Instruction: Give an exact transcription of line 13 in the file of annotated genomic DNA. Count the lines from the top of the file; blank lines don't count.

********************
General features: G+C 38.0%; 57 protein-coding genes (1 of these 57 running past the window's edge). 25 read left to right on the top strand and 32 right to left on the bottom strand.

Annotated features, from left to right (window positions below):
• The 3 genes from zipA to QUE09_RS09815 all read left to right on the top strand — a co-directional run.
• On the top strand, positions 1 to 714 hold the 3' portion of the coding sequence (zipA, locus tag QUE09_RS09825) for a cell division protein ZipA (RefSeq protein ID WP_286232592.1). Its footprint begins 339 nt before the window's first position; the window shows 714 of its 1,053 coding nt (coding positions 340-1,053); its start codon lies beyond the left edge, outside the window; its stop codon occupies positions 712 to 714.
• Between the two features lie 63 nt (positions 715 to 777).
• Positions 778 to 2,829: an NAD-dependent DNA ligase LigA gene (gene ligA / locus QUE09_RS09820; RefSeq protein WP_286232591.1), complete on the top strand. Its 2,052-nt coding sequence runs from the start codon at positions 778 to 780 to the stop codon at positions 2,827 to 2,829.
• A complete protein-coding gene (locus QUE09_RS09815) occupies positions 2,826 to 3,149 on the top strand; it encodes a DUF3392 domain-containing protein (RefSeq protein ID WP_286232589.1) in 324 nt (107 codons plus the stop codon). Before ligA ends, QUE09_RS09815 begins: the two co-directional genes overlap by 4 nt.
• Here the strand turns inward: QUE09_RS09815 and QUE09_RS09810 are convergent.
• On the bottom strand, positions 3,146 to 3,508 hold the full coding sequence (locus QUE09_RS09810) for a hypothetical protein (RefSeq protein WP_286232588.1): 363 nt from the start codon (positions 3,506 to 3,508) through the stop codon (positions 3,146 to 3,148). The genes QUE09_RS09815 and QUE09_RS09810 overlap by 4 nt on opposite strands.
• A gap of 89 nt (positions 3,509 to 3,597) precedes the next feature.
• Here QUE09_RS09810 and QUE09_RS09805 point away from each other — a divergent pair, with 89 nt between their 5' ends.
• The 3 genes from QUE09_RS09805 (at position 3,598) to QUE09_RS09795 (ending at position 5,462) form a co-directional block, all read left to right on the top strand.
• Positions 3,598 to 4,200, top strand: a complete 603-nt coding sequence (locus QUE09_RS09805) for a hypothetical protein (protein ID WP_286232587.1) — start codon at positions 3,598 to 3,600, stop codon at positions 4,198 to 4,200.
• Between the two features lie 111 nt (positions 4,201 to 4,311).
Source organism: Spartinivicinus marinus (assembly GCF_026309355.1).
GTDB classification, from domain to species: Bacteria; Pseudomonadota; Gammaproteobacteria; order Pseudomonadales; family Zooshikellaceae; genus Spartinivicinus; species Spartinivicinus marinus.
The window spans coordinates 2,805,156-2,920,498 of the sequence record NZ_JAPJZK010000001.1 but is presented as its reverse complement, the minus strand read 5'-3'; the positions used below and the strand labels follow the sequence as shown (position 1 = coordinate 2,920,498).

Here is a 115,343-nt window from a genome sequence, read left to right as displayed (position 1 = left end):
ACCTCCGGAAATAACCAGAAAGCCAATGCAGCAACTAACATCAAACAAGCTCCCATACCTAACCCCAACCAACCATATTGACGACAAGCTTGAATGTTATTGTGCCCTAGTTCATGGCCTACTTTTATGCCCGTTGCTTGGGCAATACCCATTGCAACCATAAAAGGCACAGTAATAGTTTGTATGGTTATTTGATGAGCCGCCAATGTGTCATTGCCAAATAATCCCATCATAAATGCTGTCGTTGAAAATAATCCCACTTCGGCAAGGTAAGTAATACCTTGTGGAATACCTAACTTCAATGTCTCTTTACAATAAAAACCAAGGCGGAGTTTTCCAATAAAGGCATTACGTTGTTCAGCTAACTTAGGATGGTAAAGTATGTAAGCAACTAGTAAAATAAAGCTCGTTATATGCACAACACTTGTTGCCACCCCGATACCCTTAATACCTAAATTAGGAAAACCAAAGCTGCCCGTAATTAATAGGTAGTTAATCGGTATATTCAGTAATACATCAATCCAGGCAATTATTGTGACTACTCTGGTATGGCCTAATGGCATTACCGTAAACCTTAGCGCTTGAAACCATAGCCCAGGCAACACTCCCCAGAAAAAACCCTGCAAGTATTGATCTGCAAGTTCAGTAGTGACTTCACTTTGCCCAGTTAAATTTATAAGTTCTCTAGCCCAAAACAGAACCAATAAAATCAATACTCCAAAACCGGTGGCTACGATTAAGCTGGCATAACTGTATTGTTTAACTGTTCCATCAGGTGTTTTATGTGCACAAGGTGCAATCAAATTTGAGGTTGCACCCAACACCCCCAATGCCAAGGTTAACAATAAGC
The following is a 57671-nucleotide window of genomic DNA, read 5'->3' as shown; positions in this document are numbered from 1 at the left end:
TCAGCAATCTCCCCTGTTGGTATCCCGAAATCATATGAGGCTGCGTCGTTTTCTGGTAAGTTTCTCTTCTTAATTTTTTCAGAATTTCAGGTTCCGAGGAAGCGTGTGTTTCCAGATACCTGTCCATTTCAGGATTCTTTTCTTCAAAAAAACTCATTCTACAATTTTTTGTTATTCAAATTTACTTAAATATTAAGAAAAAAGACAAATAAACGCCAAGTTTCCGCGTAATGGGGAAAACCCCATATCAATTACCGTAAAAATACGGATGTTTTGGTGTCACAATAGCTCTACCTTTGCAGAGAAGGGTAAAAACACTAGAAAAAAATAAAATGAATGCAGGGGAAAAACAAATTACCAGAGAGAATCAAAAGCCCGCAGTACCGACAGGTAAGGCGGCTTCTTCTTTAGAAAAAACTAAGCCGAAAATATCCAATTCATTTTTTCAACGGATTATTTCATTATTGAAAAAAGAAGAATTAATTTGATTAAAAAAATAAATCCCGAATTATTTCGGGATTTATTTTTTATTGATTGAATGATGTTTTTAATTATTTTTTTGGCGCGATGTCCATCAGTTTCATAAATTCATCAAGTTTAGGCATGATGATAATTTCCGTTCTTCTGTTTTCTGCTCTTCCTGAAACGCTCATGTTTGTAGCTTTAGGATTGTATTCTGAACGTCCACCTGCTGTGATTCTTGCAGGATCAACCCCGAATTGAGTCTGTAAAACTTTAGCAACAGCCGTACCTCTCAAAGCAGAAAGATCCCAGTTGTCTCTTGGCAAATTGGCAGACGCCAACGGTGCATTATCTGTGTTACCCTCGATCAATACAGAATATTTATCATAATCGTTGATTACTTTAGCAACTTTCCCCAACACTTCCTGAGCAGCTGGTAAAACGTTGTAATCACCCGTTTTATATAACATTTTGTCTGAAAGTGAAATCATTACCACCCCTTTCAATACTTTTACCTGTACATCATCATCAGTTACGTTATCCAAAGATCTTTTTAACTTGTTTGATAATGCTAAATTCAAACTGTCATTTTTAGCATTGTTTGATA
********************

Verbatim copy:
• Positions 3,598 to 4,200, top strand: a complete 603-nt coding sequence (locus QUE09_RS09805) for a hypothetical protein (protein ID WP_286232587.1) — start codon at positions 3,598 to 3,600, stop codon at positions 4,198 to 4,200.